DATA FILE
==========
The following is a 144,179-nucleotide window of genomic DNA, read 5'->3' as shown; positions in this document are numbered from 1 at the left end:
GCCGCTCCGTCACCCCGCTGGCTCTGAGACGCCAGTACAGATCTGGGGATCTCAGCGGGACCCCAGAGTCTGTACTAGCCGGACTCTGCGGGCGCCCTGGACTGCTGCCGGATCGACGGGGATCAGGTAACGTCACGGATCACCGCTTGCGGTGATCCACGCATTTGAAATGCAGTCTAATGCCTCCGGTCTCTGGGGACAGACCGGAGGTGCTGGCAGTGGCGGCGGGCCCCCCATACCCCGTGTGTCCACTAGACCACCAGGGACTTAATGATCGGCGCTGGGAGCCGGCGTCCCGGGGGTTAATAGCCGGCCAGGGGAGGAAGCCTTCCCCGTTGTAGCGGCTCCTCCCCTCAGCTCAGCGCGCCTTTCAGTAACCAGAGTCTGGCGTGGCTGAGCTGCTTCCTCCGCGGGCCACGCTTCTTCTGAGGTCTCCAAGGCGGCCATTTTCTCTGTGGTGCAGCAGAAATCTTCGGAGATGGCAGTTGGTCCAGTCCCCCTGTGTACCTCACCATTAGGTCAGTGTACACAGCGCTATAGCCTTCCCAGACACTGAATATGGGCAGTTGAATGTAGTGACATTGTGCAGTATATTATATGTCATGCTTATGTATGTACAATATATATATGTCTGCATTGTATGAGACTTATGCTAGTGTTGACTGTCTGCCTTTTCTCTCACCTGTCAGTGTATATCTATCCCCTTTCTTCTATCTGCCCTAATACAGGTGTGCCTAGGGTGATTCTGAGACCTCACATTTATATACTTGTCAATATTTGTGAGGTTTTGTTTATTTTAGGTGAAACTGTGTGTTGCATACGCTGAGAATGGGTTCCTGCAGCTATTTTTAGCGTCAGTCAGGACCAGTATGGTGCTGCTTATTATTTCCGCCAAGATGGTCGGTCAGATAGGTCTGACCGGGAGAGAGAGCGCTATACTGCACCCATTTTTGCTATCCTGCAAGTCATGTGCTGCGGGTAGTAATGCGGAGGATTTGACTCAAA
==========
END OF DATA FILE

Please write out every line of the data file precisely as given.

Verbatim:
The following is a 144,179-nucleotide window of genomic DNA, read 5'->3' as shown; positions in this document are numbered from 1 at the left end:
GCCGCTCCGTCACCCCGCTGGCTCTGAGACGCCAGTACAGATCTGGGGATCTCAGCGGGACCCCAGAGTCTGTACTAGCCGGACTCTGCGGGCGCCCTGGACTGCTGCCGGATCGACGGGGATCAGGTAACGTCACGGATCACCGCTTGCGGTGATCCACGCATTTGAAATGCAGTCTAATGCCTCCGGTCTCTGGGGACAGACCGGAGGTGCTGGCAGTGGCGGCGGGCCCCCCATACCCCGTGTGTCCACTAGACCACCAGGGACTTAATGATCGGCGCTGGGAGCCGGCGTCCCGGGGGTTAATAGCCGGCCAGGGGAGGAAGCCTTCCCCGTTGTAGCGGCTCCTCCCCTCAGCTCAGCGCGCCTTTCAGTAACCAGAGTCTGGCGTGGCTGAGCTGCTTCCTCCGCGGGCCACGCTTCTTCTGAGGTCTCCAAGGCGGCCATTTTCTCTGTGGTGCAGCAGAAATCTTCGGAGATGGCAGTTGGTCCAGTCCCCCTGTGTACCTCACCATTAGGTCAGTGTACACAGCGCTATAGCCTTCCCAGACACTGAATATGGGCAGTTGAATGTAGTGACATTGTGCAGTATATTATATGTCATGCTTATGTATGTACAATATATATATGTCTGCATTGTATGAGACTTATGCTAGTGTTGACTGTCTGCCTTTTCTCTCACCTGTCAGTGTATATCTATCCCCTTTCTTCTATCTGCCCTAATACAGGTGTGCCTAGGGTGATTCTGAGACCTCACATTTATATACTTGTCAATATTTGTGAGGTTTTGTTTATTTTAGGTGAAACTGTGTGTTGCATACGCTGAGAATGGGTTCCTGCAGCTATTTTTAGCGTCAGTCAGGACCAGTATGGTGCTGCTTATTATTTCCGCCAAGATGGTCGGTCAGATAGGTCTGACCGGGAGAGAGAGCGCTATACTGCACCCATTTTTGCTATCCTGCAAGTCATGTGCTGCGGGTAGTAATGCGGAGGATTTGACTCAAA